Cat
Wandering off topic a bit, I *think* you could work another 2 years at any SS paying job, and then could draw SS. I *think*. Assuming you can find a job that you want to do, and are able to work. Even part time work might qualify you. Just sayin'.
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Old 08-03-2017, 03:17 PM
 
659 posts, read 325,222 times
Reputation: 1974
Quote:
Originally Posted by volosong View Post
$465 a month for only being employed six years is pretty good. That's generous.

The $465 is going to be my grocery money, after taxes. If only I could have stayed on with this company longer. They moved from metro Philly to Princeton, NJ--one of the most expensive areas in NJ. I felt like I could not afford to do the full relocation. The company offered such a generous severance package (mine was worth over 50K), you would have been a fool not to take it back then.

I am amazed at the retirement benefits many of you receive. You are right, nothing is really free, considering the time you have to put in at the job, union dues, and the working conditions to be endured.

Last edited by BabyJuly; 08-03-2017 at 03:18 PM.. Reason: typo
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Old 08-03-2017, 04:44 PM
 
649 posts, read 554,493 times
Reputation: 1877
Military pension that required no contribution other than go where you're told, when you're told and do what you're told.

State pension has a 9 percent employee contribution and employers also contribute 9 percent. The employer portion is increasing by 1 percent a year for the next 6 years.

I also contribute to a 457 plan for which there is no employer match.
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Old 08-03-2017, 05:16 PM
 
Location: Atlanta
3,208 posts, read 3,200,569 times
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Quote:
Originally Posted by BabyJuly View Post
The $465 is going to be my grocery money, after taxes. If only I could have stayed on with this company longer. They moved from metro Philly to Princeton, NJ--one of the most expensive areas in NJ. I felt like I could not afford to do the full relocation. The company offered such a generous severance package (mine was worth over 50K), you would have been a fool not to take it back then.

I am amazed at the retirement benefits many of you receive. You are right, nothing is really free, considering the time you have to put in at the job, union dues, and the working conditions to be endured.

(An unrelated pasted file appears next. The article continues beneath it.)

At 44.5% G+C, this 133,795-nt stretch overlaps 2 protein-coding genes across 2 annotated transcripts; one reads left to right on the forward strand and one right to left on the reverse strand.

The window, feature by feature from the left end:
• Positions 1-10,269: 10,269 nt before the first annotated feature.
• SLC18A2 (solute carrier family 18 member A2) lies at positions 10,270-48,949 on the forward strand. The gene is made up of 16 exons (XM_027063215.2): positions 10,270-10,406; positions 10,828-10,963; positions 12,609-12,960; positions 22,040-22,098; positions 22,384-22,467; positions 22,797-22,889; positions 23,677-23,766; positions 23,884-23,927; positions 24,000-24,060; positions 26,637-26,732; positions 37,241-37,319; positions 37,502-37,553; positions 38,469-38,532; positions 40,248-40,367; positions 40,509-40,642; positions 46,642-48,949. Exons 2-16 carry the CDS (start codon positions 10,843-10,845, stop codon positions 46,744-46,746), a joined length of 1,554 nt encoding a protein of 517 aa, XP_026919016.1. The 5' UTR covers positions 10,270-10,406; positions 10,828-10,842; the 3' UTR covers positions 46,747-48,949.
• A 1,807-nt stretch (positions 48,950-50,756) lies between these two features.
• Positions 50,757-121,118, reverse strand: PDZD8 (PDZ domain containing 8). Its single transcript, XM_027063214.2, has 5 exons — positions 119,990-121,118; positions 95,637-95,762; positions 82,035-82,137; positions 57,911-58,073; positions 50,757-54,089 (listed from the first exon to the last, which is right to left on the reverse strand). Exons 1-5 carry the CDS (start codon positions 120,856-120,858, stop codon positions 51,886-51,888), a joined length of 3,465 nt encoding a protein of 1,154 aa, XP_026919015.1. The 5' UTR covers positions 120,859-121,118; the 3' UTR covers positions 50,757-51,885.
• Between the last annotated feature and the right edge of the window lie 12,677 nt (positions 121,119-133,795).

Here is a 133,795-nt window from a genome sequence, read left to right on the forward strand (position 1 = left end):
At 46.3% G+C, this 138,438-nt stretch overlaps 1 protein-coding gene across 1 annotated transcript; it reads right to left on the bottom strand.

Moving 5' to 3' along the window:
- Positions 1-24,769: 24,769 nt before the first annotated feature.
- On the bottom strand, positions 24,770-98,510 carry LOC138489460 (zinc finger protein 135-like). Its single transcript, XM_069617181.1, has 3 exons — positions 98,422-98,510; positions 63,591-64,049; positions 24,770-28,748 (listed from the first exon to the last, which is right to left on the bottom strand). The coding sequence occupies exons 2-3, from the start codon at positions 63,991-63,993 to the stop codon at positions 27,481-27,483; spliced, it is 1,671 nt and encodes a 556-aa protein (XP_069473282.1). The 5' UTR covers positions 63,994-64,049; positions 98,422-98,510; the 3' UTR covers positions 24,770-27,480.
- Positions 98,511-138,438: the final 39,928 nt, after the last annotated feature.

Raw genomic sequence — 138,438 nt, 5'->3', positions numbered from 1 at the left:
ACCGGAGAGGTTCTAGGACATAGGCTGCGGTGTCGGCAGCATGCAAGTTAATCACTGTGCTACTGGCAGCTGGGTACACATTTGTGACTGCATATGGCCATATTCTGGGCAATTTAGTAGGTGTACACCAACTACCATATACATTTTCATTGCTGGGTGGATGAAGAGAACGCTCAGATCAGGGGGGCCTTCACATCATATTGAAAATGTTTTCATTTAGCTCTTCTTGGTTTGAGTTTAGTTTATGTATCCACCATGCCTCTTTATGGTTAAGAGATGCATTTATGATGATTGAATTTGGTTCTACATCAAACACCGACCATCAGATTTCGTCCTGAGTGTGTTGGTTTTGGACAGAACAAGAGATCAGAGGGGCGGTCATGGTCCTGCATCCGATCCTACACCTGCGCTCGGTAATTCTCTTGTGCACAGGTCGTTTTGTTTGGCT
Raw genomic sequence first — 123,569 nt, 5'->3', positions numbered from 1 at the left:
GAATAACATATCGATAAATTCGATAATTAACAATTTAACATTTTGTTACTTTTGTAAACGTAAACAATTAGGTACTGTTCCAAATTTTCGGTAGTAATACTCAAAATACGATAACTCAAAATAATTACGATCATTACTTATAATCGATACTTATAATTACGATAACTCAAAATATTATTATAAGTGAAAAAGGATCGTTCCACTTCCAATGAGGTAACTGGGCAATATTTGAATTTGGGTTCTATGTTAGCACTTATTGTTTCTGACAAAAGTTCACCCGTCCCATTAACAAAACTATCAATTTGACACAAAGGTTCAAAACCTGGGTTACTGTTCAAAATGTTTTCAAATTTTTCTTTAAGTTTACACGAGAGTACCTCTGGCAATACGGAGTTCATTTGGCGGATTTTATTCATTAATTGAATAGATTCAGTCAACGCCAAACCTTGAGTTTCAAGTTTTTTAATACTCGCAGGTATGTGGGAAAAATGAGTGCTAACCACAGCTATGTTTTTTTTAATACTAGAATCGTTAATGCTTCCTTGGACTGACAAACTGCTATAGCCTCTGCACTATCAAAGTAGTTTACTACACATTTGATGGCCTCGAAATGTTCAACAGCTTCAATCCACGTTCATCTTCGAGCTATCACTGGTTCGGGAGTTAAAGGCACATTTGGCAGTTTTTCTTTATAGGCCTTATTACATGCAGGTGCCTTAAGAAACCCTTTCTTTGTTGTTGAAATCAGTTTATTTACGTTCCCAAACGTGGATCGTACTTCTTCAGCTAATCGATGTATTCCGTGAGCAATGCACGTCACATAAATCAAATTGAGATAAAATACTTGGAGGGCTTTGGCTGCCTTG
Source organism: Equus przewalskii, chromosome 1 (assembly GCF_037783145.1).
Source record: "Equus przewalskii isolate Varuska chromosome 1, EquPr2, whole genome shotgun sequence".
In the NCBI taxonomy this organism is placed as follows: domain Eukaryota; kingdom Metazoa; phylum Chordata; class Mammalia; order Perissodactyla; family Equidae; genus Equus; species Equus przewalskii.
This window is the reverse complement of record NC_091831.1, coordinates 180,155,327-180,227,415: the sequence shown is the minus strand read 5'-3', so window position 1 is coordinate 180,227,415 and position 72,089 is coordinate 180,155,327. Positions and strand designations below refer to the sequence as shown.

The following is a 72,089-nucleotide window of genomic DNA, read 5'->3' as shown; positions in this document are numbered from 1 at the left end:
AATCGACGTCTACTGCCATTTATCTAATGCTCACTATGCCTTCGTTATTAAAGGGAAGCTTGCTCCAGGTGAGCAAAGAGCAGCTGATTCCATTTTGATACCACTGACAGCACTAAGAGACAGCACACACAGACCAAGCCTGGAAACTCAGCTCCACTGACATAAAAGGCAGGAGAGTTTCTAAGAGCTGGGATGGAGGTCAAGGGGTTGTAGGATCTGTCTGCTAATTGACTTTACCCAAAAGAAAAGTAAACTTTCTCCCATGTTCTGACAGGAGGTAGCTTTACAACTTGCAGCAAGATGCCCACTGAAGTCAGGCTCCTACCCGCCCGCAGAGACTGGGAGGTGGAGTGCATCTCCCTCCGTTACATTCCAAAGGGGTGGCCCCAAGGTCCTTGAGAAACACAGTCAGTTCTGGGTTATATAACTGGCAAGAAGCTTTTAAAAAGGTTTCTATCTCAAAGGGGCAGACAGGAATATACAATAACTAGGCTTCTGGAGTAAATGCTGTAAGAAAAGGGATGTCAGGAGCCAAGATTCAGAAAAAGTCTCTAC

How much longer would you have tried to stay?
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Old 08-03-2017, 05:45 PM
 
8,204 posts, read 11,918,472 times
Reputation: 18019
Quote:
Originally Posted by BabyJuly View Post
I worked for a company for only 6 years, and left it in 1999. I left a vested pension that I did not understand. I since learned when I am 65, I will get a Single Life Annuity Pension of $465 a month for my years worked. I did not have to pay into this pension fund.
Quote:
Originally Posted by ABQ2015 View Post
Also they don't call federal government retirement benefits the "golden handcuffs" for nothing. To collect a full pension at age 56 requires 30 years of service or age 60 with 20 years service. You are also eligible to retire at age 56 with at least 10 years of service but there is a large penalty on your pension unless you wait to age 62 to collect (but inflation can take its toll). Basically the OP would not have been able to collect any pension at my workplace given her 6 years of service.
That's incorrect.

Federal employees become vested in the FERS retirement system after only 5 years of service. If they then leave government employment, they would be eligible for a deferred annuity beginning at age 62.
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Old 08-03-2017, 05:55 PM
Status: "Re-edit status" (set 20 days ago)
 
Location: Was Midvalley Oregon; Now Eastside Seattle area
4,181 posts, read 1,903,923 times
Reputation: 3211
IIRC, non Union, company paid N% of average salary on N years.
Union pension was soo much better.
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Old 08-03-2017, 06:42 PM
 
Location: Albuquerque NM
1,661 posts, read 1,527,059 times
Reputation: 3650
Quote:
Originally Posted by MadManofBethesda View Post
That's incorrect.

Federal employees become vested in the FERS retirement system after only 5 years of service. If they then leave government employment, they would be eligible for a deferred annuity beginning at age 62.
My bad.